“I have to pay 800 euros in rent each month for my workshop, plus 250 for electricity, so (the government’s small business handout of) 600 euros is not enough and even worse, I lose 500 euros a week due to being closed down,” he told AFP.
“The government (of Giuseppi Conte) just postpones payments, taxes and gives us credits but if I am completely locked down, how am I going to pay them in two months time,” Borgia said.
About half of all the tradesmen artisans have just been managing in recent years.
Now, they “find themselves with nothing and will never be able to re-open,” the carpenter warned.
It is more than just an economic problem, raising issues that continue to plague Italy, especially in the poorer, more exposed south.
Chief among them — the Mafia.
According to Palermo prosecutor Francesco Lo Voi, “the strongest Mafia groups always know how to take advantage of opportunities to make money.”
They have huge amounts of cash available that can be invested in troubled hotels, restaurants or transport companies.
Some studies predict a bankruptcy rate of around 10 percent if the crisis goes beyond this year.
The government is also worried that richer foreign companies come will come in and buy up their Italian rivals on the cheap.
“That would mean that tourism’s earnings would no longer go to Italy but to German, Japanese or American investors,” Corti said.
A new initiative announced by Conte’s government on Monday is designed to stop this from happening.
“This moment of difficulty will not translate into an opportunity to prey on Italian companies,” cabinet undersecretary Riccardo Fraccaro vowed Monday.
But the government’s promise has still not been put to the test.
Real estate collapse
Tourist property for rent is also seriously affected.
Chiara Ippoliti, an estate agent with Link in Rome, believes the current season is already lost.
“We have seen a fall of 80 to 90 percent in business since the beginning of the year and at the moment, all reservations have been canceled,” Ippoliti said.
Most of the apartments on Airbnb in sought after areas of Rome — Monti, Trastevere or the Vatican — are run by small business people who have rented them.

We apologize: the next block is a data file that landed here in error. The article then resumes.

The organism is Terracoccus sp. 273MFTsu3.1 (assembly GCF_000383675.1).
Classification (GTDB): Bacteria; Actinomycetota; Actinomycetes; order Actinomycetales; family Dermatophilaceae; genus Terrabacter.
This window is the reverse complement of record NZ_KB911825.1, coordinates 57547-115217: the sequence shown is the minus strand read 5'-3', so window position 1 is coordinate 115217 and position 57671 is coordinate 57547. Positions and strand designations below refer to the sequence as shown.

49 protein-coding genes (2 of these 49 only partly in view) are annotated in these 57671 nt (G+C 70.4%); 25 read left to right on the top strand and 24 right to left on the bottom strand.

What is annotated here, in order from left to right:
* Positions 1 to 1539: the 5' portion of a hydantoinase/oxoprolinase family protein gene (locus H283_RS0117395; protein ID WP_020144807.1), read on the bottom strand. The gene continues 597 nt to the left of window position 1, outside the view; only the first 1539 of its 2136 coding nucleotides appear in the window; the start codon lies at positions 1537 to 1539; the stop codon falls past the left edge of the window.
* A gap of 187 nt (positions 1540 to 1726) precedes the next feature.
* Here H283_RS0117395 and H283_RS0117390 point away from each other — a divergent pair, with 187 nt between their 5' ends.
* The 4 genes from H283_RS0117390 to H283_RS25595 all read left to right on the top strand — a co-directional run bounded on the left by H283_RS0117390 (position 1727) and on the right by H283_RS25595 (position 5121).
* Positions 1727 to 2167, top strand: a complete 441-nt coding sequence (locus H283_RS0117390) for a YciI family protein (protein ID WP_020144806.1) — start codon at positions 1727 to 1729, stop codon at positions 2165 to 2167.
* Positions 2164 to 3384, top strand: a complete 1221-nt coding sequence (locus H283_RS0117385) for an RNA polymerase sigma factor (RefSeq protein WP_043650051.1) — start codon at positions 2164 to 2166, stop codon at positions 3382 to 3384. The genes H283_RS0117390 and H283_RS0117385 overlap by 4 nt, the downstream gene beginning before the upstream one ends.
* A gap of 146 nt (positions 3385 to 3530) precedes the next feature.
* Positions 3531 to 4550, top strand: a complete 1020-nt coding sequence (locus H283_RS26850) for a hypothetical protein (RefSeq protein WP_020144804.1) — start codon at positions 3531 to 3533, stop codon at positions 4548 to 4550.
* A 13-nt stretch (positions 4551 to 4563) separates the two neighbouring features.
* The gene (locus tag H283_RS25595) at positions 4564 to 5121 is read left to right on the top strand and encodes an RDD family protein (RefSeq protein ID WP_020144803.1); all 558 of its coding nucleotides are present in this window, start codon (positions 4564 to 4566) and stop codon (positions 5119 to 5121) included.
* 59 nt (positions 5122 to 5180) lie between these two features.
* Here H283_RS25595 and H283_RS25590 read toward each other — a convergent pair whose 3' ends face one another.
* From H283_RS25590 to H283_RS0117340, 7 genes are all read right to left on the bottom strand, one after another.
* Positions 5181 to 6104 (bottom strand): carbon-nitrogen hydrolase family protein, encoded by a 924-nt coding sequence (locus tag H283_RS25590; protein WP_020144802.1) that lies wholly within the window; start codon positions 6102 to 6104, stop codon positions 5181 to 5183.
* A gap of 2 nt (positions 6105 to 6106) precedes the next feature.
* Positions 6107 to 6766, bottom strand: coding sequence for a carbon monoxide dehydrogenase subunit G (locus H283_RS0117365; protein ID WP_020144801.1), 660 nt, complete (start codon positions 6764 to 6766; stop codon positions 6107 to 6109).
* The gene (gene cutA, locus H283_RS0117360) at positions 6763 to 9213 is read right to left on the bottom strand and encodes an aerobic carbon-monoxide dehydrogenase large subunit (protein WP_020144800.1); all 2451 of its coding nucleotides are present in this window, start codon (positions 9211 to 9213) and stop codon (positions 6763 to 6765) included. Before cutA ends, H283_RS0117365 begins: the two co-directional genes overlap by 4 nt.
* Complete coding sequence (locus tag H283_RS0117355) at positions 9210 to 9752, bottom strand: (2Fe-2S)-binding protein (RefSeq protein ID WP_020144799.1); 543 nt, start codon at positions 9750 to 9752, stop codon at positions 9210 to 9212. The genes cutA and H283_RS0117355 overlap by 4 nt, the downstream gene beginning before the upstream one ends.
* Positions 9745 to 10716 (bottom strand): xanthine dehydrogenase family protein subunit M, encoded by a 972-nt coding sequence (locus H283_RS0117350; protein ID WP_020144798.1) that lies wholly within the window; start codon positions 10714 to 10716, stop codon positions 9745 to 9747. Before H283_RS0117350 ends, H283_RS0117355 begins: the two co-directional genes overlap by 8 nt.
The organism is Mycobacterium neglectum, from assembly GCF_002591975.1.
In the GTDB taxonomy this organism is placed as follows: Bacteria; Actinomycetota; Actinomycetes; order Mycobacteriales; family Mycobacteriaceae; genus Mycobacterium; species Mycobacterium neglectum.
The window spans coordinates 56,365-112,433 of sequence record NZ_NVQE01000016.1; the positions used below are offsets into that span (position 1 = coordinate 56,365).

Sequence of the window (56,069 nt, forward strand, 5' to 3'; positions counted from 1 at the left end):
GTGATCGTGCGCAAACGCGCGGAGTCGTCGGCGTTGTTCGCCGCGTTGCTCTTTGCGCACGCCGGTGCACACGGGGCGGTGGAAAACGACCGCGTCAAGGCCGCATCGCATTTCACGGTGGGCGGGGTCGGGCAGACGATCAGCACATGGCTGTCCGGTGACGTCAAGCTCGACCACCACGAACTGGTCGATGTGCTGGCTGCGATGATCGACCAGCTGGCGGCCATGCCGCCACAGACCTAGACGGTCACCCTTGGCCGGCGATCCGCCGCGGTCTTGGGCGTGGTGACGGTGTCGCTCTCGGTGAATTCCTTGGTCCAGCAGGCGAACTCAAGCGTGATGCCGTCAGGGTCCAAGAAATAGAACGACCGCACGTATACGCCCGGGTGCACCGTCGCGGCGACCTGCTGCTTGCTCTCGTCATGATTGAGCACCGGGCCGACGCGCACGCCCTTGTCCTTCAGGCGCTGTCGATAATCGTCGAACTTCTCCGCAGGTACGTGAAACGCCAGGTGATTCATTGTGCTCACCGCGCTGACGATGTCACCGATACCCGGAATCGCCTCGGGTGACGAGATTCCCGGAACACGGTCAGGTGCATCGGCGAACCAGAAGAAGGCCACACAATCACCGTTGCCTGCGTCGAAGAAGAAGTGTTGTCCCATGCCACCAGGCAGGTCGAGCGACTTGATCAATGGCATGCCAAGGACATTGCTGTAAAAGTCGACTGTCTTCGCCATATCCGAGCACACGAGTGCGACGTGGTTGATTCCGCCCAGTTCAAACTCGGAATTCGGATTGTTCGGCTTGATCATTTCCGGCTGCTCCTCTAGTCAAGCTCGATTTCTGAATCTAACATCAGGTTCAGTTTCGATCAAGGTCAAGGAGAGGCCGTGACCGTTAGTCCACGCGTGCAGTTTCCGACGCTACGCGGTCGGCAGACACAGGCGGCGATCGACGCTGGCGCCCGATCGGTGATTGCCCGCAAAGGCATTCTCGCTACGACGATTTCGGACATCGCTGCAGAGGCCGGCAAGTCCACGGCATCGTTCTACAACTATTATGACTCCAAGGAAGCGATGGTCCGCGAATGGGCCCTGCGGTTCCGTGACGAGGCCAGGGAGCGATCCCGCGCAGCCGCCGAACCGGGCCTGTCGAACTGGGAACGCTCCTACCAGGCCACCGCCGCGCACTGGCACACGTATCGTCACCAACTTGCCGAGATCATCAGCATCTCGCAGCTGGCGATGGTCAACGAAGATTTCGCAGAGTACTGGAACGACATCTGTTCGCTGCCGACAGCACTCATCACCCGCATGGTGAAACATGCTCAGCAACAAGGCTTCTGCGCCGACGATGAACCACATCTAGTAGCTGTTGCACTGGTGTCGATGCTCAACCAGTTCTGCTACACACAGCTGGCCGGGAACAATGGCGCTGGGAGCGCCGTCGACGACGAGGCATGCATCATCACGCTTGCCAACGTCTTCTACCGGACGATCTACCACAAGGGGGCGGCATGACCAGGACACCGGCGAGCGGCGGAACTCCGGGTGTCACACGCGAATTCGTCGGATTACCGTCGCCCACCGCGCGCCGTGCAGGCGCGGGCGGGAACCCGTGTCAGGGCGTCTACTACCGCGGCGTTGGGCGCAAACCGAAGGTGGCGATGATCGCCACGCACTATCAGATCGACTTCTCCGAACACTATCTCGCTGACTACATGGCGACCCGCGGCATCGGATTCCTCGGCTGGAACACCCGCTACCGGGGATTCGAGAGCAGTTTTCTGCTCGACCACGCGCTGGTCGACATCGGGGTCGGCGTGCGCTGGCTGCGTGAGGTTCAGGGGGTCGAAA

“If they do not get any guests, they will not be able to pay their rent and will, in turn, hand them back to the owners,” she said.
The owners, in turn, may have no option but to try and sell their apartment in an already weak market.
Real estate agents say some 20,000 property sales have already been canceled due to the coronavirus outbreak.
“Sometimes people have changed their mind and prefer to stay with their parents… or they have lost their job and the bank will no longer give them a loan,” Ippoliti said.
Tourism, like the economy and us all ultimately, will have to find a way of living with the coronavirus, perhaps for a long time.
How are cafes and restaurants going to ensure ‘social distancing,’ prevent large groups of people gathering in the narrow streets of the historic town centers tourists come to visit?
For tourism secretary Bonaccorsi, “this might be the time to move away from mass tourism, towards one more respectful of the environment
“You will not see the long queues outside the Colosseum you used to,” Bonaccorsi said.
The tourism association Corti also thinks the industry will have to change.
“Who will have the courage to get on a high-speed Freccia Rossa (train) carriage filled with 80 passengers or a low-cost airline with 270?” Corti asked.